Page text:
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Q. Our 5-year-old son has trouble sharing and getting along with other children. When things don't go his way, he'll get mad and cry. We need some advice to help him work on his emotional intelligence.

-- Yuko Collie, St. Petersburg, Fla.

A. With books on the subject prominent on the best-seller lists for months, emotional intelligence has become a national buzzword -- and yet another childhood milestone that parents must worry about.

The backbone of what makes up emotional intelligence is no stranger to parents who have spent any time watching what happens between children whenever two or more get together. One of them won't share, one of them won't know how to join the group, one of them will bully the other.

What is new for parents are two ideas. First, research shows emotional intelligence (or EQ, as the experts have come to call it) may be more important than IQ in determining a child's overall success in later life. Second, the underlying skills that make up emotional intelligence can be taught to children, and in indeed they should be.

"The earlier you deal with EQ in kids, the more you'll be able to influence it," says Lawrence Shapiro, author of "How to Raise a Child with a High EQ: A Parents' Guide to Emotional Intelligence" (HarperCollins, $24).

"And if you teach them EQ skills such as cooperation, sharing and making friends when they're young, they'll be better able to use them as adults," says Shapiro, a child psychologist in Secaucus, N.J.

The most effective way to teach these skills to children, the experts say, is through games.

"Emotions are hard to describe -- they're extraterrestrial for kids," says Denise Chapman Weston, co-author of "Playwise: 365 Fun-Filled Activities for Building Character, Conscience and Emotional Intelligence in Children" (Tarcher/Putnam, $15.95).

Rather than react when a child does something inappropriate such as refusing to share, working on these skills by teaching a child games lets you go in the other direction, says Ms. Weston, who lives in North Attleboro, Mass.

"It gives children insight into situations before they happen," she says. "Games give kids the tools they need to work things out in daily experience."

Many of the games Ms. Weston uses with her own two children revolve around two homemade decks of cards. One deck contains note cards listing each skill or attribute the child possesses, such as "does homework without complaining," "has a friendly smile" or "keeps trying to learn new things." Cards in the second deck each list an emotion the child has experienced or understands.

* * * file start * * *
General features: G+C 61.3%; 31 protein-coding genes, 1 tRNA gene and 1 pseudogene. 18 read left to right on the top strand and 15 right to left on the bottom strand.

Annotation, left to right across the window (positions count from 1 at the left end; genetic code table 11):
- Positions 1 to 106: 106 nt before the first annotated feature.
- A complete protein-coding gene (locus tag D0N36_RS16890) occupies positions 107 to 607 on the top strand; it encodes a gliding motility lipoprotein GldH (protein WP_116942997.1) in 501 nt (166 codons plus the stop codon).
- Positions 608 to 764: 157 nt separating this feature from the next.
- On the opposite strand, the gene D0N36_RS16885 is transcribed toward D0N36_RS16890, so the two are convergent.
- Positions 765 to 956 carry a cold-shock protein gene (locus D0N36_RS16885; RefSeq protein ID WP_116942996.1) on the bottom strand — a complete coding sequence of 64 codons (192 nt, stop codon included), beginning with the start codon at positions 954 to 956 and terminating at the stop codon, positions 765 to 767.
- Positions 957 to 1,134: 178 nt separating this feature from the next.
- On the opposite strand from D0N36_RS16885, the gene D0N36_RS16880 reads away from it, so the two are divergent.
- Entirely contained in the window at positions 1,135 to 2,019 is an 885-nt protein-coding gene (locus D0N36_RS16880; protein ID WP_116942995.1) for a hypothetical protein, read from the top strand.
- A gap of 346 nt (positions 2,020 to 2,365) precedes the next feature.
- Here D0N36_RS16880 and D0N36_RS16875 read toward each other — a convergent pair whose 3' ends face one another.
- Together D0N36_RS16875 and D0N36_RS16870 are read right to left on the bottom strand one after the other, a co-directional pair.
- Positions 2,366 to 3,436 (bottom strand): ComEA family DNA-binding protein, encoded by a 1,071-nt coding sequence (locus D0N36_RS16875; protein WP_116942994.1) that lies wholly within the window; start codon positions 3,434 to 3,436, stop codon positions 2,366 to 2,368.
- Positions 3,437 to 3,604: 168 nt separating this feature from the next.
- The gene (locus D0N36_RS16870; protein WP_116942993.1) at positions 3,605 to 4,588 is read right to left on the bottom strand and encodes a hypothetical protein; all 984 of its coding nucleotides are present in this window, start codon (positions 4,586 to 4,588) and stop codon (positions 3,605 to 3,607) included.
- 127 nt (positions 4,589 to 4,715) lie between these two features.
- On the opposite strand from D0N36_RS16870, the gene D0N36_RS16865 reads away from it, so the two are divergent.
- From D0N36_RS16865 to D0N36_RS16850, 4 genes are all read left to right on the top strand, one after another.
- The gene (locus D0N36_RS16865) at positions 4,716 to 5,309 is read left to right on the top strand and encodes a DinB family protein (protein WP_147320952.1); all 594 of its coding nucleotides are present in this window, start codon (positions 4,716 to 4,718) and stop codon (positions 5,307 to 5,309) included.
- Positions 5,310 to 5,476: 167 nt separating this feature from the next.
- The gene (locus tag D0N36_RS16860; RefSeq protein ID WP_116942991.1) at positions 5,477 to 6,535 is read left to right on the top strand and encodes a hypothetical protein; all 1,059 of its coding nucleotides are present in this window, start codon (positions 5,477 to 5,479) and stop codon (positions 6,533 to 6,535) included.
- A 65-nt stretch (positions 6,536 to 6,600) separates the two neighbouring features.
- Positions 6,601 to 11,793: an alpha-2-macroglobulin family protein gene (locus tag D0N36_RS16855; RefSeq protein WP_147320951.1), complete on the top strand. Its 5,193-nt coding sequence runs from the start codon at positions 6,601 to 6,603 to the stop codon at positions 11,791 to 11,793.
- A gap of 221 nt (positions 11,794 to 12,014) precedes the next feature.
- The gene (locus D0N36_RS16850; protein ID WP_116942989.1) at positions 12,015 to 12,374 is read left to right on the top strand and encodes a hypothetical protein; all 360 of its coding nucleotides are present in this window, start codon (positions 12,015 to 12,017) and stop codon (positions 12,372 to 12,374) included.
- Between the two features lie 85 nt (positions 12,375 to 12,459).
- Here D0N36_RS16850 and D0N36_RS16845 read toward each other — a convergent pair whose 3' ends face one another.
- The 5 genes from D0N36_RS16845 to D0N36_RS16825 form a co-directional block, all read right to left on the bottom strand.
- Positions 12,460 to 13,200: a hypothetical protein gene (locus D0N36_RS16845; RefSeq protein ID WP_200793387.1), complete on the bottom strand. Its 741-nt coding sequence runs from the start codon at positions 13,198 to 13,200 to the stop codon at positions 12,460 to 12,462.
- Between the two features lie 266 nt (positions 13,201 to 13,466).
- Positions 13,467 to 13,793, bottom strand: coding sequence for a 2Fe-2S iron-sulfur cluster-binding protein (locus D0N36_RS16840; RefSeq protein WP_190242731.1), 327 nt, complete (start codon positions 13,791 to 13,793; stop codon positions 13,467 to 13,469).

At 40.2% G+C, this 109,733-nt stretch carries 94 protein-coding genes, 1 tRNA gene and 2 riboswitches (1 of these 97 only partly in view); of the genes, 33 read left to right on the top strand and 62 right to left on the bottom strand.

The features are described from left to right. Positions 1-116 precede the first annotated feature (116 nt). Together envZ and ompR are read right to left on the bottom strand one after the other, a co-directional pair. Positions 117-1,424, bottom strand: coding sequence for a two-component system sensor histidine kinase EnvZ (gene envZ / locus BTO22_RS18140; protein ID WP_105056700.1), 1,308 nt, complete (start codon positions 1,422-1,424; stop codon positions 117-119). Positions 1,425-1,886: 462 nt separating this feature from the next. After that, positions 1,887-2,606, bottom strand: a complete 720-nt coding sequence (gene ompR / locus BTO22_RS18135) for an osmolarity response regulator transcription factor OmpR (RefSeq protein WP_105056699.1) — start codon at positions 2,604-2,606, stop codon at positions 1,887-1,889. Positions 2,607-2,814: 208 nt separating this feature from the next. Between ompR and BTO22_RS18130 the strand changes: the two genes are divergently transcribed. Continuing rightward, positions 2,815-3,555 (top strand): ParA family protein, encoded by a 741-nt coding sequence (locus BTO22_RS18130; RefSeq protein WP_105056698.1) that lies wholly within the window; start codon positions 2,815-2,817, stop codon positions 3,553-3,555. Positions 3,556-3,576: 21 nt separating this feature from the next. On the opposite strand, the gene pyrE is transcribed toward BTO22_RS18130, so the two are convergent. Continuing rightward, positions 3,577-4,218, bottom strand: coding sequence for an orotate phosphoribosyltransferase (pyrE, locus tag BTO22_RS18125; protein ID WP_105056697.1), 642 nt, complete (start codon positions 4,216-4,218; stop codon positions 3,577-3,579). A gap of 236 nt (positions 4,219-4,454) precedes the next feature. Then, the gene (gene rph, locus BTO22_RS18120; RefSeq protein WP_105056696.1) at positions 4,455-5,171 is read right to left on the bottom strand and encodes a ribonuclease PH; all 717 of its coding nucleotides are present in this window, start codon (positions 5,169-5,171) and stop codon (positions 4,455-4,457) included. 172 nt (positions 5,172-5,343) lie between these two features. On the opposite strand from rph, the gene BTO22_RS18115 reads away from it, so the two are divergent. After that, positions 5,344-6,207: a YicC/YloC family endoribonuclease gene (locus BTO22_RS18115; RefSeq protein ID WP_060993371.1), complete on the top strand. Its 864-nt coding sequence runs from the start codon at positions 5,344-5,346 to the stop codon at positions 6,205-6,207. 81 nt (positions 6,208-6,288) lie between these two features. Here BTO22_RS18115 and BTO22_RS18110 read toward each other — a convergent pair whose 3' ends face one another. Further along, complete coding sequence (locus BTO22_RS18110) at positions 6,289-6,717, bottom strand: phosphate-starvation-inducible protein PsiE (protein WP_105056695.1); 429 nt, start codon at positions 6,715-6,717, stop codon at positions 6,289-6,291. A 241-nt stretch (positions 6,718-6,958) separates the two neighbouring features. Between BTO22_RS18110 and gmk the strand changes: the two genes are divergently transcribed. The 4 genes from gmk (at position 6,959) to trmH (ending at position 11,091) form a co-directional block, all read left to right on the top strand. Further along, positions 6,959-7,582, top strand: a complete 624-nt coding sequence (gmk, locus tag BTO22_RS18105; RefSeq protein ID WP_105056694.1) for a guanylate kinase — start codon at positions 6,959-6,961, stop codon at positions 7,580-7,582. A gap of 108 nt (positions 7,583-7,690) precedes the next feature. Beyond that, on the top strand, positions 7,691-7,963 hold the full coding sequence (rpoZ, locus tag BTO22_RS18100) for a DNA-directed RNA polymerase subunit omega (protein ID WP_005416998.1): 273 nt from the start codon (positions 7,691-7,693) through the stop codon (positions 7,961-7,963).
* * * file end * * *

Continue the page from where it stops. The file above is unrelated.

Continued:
The cards give the child a visual image of what is often intangible. Ms. Weston suggests adults engage the child in role-playing games, such as meeting new kids at soccer practice or scouts. Before the game, have the child pull cards from the skills deck that he or she might use, such as "friendly smile." Afterward, have the child pull cards from the emotions deck to talk about feelings experienced during the game.

The emotions cards can also help a child learn to talk about what he's feeling.

"If a child explodes and cries, you might say something like: 'I have no idea what's going on with you. Why don't you go pull out your cards and tell me which ones you're feeling?' " Ms. Weston says.

Can you help?

MOM IN BED: "I have a 3-year-old son and I am four months pregnant and will be on bed rest my entire pregnancy," says a reader from Dallas. "I don't want my son to feel that this baby is something bad that happened because Mom can't be up and doing the fun things with him. What should I tell him, and how can I deal with an active child while I'm in bed for so long?"

Child Life is a forum for parents to ask child-rearing questions and share tips with other parents. If you have advice, or if you have questions of your own, please call our toll-free hot line any time at (800) 827-1092. Or write to Child Life, 2322 Hales Road, Raleigh, N.C. 27608, or send e-mail to

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